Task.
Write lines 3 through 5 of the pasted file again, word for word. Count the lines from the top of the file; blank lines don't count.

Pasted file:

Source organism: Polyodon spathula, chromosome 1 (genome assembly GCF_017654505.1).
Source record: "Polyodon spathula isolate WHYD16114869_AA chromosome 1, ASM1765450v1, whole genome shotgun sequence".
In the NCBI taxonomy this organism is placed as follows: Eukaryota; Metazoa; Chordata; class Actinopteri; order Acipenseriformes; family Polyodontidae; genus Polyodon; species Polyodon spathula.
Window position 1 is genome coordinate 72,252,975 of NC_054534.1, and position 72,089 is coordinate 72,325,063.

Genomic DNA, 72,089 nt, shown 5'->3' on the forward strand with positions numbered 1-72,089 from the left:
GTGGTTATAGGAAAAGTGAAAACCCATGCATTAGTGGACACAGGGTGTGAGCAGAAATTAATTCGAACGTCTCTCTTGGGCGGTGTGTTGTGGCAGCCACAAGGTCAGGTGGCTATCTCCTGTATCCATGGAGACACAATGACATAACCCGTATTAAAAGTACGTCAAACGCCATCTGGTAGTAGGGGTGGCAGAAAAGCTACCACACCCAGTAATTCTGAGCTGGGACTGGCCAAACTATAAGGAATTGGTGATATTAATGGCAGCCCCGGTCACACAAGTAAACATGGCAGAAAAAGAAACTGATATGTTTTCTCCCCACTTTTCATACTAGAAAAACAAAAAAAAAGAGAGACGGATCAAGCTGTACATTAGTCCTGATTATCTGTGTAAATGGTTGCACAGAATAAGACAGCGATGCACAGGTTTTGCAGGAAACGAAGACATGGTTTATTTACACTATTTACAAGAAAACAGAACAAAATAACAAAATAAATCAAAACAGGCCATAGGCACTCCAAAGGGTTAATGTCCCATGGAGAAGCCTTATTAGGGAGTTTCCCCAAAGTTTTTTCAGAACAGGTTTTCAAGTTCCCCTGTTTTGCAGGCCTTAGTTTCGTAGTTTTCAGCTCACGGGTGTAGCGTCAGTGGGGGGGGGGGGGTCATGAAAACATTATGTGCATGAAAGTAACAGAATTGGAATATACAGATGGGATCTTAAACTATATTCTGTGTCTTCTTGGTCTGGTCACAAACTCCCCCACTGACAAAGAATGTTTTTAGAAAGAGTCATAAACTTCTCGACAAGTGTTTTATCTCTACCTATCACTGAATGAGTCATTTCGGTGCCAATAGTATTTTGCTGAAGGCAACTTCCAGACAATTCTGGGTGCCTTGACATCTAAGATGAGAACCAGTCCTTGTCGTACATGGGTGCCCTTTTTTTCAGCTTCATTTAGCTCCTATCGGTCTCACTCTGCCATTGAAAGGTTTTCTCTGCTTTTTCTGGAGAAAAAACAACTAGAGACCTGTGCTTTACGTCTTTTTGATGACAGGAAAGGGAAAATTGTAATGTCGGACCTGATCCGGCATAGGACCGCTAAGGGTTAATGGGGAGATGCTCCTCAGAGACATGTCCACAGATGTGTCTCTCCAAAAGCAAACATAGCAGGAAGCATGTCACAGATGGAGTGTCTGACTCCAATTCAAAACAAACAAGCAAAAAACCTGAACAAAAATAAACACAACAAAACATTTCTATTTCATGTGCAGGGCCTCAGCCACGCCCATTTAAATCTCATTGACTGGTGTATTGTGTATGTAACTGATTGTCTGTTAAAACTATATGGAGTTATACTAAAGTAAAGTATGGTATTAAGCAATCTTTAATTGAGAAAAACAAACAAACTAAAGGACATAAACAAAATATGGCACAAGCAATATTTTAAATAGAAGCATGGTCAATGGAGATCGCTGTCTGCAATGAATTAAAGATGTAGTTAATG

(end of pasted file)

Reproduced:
In the NCBI taxonomy this organism is placed as follows: Eukaryota; Metazoa; Chordata; class Actinopteri; order Acipenseriformes; family Polyodontidae; genus Polyodon; species Polyodon spathula.
Window position 1 is genome coordinate 72,252,975 of NC_054534.1, and position 72,089 is coordinate 72,325,063.

Genomic DNA, 72,089 nt, shown 5'->3' on the forward strand with positions numbered 1-72,089 from the left: